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Sense of Community: David and Trisha Katsfey Serve Their Country Together Part Two

Ann Keyes

When Army National Guard Staff Sergeants David and Trisha Katsfey were deployed to Iraq, they were surprised to learn that it gets cold there in the winter.  Though summer days are scorching, David says temperatures dropped to 35 degrees in the winter at times.

The couple was deployed separately the first time—that was before they met.  Trisha was in Balad, Iraq from January ’06 to January ’07 working in administration.  David was there from November ’06 to November ’07 as a mechanic—his unit replaced Trisha’s.  After they met and started dating in 2008, they were deployed together from June of ’09 to June 2010.  David worked in a special housing unit that housed the most dangerous criminals in Iraq...

"And I was actually in contact with them everyday, actual physical contact with them everyday.  That was a reality check, I mean, some of these guys were, I mean, had done some very heinous crimes.  And then, the soldiers who worked under me were very young troops, had never been exposed to anything like this before, you know, just out of high school and then they're over there handling and working with very dangerous people."

Trisha worked in administration at the same place—Camp Cropper, a prison camp near Baghdad.  It was a different experience from her first time in Iraq where she was able to spend time at the pool each day in a quiet, small town…

"Where we were at the detainee facility it was more reality that they're the worst people ever right there, you know, 50 feet from you, just being guarded."

She says, while she sat at a desk during both deployments, she felt she was making an impact as part of the bigger picture.  She says she is a true believer that every person serving in the Middle East is making a difference…

"I don't know what I've done, but I do believe that I played a part that kept it all going."

The work she did made sure soldiers under her got paid and that their healthcare paperwork got to the right people.

The hardest part about being deployed, for her, was being away from her family.  Her grandmother and a close friend both passed away during her 2nddeployment…

"If I hadn't have had him there I probably wouldn't have been able to emotionally handle it, but that's the hardest thing is not being able to be home for, you know,  special events that your family and friends are going through."

David’s father died when he was away the first time, and he was able to return home for the funeral.

Neither he nor Trisha has any regrets about enlisting.  David hopes what they’ve done so far in the Middle East has made an impact for the betterment of the region…

"I would hope that, you know, nothing's been done in vain and especially the service members that have lost their lives there, you know, won't be forgotten for what they've done.  It's tough and that's the realities of war, but I would hope the region is a lot better off."

One of the things about being in Iraq that changed Trisha was experiencing another culture and way of life…

"My first deployment I had a little interaction with some of the locals.  We had to do a detail where we'd just escort them around the base, and they'd do little jobs to get paid, you know, I think they got paid $11 a week, which was a lot for them, but seeing how they are and seeing this country that is completely nowhere near where we are over here is--makes you really appreciate everything that you have over here."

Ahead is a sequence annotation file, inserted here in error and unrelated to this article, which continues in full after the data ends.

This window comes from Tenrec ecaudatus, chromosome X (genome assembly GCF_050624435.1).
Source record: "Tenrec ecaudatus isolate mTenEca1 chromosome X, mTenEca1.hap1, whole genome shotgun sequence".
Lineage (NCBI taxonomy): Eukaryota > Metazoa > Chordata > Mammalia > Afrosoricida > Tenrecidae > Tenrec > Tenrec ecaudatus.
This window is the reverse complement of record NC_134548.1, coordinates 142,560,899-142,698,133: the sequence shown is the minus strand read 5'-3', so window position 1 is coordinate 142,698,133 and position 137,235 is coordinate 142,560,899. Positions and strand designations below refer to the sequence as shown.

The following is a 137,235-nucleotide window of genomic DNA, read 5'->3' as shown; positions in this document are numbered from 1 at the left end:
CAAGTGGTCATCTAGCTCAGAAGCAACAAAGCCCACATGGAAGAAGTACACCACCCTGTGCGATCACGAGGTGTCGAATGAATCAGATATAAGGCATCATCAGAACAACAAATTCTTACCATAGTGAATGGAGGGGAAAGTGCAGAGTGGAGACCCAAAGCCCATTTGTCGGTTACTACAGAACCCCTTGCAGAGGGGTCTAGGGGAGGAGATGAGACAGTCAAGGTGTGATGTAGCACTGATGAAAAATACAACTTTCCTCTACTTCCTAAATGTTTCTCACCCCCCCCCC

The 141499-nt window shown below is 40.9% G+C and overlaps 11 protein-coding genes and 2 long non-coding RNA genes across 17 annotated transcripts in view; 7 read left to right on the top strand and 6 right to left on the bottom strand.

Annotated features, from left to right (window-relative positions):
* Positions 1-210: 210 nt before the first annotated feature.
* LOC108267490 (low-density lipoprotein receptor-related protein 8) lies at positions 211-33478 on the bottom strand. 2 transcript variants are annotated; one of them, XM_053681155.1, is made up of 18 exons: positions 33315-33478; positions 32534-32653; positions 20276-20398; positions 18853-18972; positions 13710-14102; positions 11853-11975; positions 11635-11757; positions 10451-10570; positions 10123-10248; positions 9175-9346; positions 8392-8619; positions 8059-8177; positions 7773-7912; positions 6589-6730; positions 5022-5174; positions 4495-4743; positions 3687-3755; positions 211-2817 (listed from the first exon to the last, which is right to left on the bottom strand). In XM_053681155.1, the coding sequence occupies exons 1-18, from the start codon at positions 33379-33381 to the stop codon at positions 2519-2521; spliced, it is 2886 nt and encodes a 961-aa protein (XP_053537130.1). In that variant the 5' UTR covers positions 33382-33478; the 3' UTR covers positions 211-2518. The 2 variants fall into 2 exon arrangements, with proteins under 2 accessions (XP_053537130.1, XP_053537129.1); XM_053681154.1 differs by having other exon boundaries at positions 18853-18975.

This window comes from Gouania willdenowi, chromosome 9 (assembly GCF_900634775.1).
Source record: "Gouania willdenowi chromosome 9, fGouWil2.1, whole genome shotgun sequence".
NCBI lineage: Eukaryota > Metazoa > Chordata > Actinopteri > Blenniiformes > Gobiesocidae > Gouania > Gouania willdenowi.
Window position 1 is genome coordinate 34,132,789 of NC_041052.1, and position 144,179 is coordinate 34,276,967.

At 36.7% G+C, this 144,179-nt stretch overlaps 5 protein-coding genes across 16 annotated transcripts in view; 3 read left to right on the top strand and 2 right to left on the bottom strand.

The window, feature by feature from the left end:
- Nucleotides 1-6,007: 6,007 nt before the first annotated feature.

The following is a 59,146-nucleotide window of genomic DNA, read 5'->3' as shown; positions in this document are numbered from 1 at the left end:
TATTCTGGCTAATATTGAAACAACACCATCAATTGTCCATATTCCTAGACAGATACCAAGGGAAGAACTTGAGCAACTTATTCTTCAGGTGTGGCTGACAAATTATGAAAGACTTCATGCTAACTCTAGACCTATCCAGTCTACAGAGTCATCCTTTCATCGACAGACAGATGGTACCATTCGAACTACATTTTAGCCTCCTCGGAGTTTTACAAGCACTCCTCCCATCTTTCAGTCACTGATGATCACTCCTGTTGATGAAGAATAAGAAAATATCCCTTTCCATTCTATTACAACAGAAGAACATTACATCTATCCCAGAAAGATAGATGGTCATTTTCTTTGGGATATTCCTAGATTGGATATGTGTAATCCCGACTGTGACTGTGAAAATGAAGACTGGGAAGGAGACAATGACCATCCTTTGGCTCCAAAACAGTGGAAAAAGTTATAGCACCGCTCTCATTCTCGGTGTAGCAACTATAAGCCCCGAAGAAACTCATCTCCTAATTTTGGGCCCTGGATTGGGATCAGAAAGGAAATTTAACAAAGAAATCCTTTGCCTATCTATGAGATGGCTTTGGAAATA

David says serving in Iraq made him not take anything for granted.  He never felt like he was in danger when he was deployed even though he had direct contact with criminals.  He says they made sure no one was ever alone with the prisoners…

"Every individual that I was there with, you know, I felt like they had my back and they knew I had theirs and felt very safe, trusted their training and felt very comfortable."

Now that they’re back in the United States, married and with a baby girl, Addison, they plan to stay in the National Guard—Trisha has more than 11 years in now and plant to stay in until at least 20.  David is at nine years next month and just reenlisted for another three years.  He loves what he does and hopes to make a career of it.

Still, with a new baby, the idea of another deployment is always in the back of Trisha’s mind…

"It would be hard, especially if I have to leave her, but, I mean, you sign the paper and you know that sometime that could happen and you just have to  make that decision."

Trisha says her unit—the 1138thMP Company out of Springfield and West Plains—isn’t slated to deploy anytime soon, but the Army could pull her or David individually at any time.

They both say they’re glad they’re married to another member of the National Guard…

"It's good because you can--they understand all that you're talking about when you've had a hard day at work and you can--I mean this is complicated enough to talk to your friends about but to be able to vent and them know exactly what you're talking about after a hard day at work or something is really good."

"Oh yeah, actually the understanding of all the acronyms, you know, you don't have to explain to everybody what you're talking about.  It feels good having a spouse that's in the military like Trisha was saying because you can come home and, you know, if you do need to vent about something you know they're on the same page, they know what you're talking about, and you know, also if I was to come home and say, 'hey, I'm getting deployed,'  she'd know what to expect whereas I would know what to expect if she told me the same thing."

They agree that their experience serving in Iraq has made them more patriotic. 

KSMU’s Sense of Community Series is on the web at

For KSMU News, I’m Michele Skalicky.